The Federal Court of Appeal rejected the Trans Mountain Pipeline Project because, it said, there had not been "meaningful consultation." But what, exactly, does that mean? Don Lenihan writes:
After last week’s judgement, lots of Canadians are confused: if the First Nations at the table are firmly opposed to the pipeline, how can dialogue lead to anything but disagreement?
CBC journalist Terry Milewski goes even further. If consultation isn’t just listening – if the government must engage in dialogue to “accommodate” Indigenous concerns – aren’t we saying that First Nations have the power to say no to the pipeline, that is, that they have a veto?
First, the ruling explicitly states that meaningful consultation does not create a veto. This is simply a misunderstanding. But neither does it commit government to accept whatever views a community espouses. That too is a misunderstanding.
So, what is the correct understanding of the phrase?
Dialogue is a rules-based process where the participants are expected to listen to one another, learn about each other’s concerns, discuss their similarities and differences, weigh evidence, and work together to strike a better balance between competing values and interests. We can call these “the rules of engagement.”
Reliable information is also critical so, to prepare the way, government usually carries out some preliminary research. In the Trans Mountain case, this included an environmental impact study and some legal analyses on which Indigenous communities’ rights might be affected by the pipeline and how. The results of these studies were then made available to affected communities and each one was invited to respond.
Reliable information is at the crux of the matter. National Energy Board Assessments have for years been tilted towards the oil barons. But, besides that bias, other kinds of information have simply been ignored -- particularly issues at the heart of life as native people live it:
The issues push discussion beyond scientific or legal analysis and into an examination of the community’s emotional, aesthetic, and spiritual life. Assessing the impact calls for new ways of gathering information, including listening to stories about the community’s lifestyle, examining its cultural practices, and investigating its oral traditions.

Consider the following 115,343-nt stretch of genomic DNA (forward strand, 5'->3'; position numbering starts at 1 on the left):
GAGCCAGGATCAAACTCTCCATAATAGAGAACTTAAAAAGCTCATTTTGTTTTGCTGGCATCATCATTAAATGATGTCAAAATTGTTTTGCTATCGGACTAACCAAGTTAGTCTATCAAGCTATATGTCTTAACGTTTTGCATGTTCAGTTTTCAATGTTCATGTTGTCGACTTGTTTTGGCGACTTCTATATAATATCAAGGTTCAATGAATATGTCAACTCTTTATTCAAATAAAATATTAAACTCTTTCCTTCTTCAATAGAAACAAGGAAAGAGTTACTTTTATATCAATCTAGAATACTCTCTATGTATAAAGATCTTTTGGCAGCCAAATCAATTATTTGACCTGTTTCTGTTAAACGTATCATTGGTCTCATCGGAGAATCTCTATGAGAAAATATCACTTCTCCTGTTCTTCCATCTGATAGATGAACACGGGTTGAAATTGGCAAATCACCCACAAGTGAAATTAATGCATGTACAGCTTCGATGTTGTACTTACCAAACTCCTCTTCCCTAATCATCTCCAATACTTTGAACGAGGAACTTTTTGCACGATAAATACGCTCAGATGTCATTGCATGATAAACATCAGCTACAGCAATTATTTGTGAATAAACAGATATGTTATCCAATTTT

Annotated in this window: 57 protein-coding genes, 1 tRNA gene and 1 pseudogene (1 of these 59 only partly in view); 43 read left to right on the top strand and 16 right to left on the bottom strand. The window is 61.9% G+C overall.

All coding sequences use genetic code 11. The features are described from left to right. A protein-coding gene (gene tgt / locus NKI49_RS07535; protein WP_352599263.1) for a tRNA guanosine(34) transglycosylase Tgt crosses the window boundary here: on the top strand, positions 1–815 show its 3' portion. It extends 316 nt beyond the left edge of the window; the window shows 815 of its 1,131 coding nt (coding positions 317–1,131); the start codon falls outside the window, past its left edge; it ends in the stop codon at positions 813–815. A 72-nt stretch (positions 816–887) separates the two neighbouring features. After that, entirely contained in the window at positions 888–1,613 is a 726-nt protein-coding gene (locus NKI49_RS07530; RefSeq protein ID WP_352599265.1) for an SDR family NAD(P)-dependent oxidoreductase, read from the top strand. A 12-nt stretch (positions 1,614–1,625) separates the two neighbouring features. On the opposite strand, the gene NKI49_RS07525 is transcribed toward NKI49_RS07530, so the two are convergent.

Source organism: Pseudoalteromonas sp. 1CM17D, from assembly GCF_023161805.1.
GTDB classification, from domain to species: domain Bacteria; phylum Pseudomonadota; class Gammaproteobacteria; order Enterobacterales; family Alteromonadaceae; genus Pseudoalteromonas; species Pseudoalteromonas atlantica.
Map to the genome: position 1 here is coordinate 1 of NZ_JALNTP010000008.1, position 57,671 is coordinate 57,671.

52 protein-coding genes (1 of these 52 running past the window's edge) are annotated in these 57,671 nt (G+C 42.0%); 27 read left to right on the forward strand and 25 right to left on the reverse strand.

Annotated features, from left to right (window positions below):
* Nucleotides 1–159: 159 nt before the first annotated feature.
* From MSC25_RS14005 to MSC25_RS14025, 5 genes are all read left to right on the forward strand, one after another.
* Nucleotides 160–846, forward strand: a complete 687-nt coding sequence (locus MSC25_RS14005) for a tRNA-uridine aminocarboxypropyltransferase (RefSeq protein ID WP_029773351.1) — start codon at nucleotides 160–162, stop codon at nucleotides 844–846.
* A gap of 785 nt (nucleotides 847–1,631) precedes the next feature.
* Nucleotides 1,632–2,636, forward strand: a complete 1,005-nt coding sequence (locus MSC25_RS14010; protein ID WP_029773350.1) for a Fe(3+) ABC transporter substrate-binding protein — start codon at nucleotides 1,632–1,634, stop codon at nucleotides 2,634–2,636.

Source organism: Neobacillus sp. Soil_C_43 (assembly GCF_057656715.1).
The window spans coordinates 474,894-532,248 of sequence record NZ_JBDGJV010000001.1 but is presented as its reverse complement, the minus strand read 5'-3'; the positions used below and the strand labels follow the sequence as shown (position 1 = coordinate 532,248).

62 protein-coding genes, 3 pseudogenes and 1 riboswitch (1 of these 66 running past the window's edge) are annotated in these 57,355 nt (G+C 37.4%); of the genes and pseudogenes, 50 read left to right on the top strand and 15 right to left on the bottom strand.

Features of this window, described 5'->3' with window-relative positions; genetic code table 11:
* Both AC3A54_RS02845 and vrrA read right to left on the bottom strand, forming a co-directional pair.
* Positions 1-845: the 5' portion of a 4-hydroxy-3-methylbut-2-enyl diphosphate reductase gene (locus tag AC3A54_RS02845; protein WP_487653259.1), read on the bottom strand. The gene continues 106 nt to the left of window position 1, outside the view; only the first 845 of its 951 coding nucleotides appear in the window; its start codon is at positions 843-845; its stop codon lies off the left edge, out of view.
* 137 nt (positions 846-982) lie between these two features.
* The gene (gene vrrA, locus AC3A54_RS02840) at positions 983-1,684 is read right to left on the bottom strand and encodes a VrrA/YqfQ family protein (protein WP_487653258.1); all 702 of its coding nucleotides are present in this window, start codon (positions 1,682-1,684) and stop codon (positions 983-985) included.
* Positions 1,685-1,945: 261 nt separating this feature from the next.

Engagement experts call this kind of evidence lived-experience and Community Dialogue is a – perhaps the – critical tool for gathering and interpreting it. Dialogue provides a forum in which the community can use this information to challenge the government’s plans and propose changes to it. Officials, in turn, are expected to respond and, where appropriate, to challenge the community’s views.
The bottom line is that two things are paramount:
First, the dialogue should remain focused on how the project will impact specific Indigenous rights. Any claims or demands beyond this are not part of “the duty to consult” and should be treated no differently from those made by non-Indigenous Canadians.
Thus, while a community may be committed, say, to the reduction of greenhouse gas emissions, the government’s responsibility to accommodate that commitment applies only insofar as it can be shown to be necessary to address an impact on some Aboriginal right.
Second, even where such an impact can be established, government is free to propose alternate ways to address the concerns. Thus, if it can show that, say, more stringent safety standards will prevent tanker spills that may be enough to achieve a reasonable accommodation.
The Kinder-Morgan "consultation" papered over these elements. The Court has decreed that real consultation is not merely window dressing.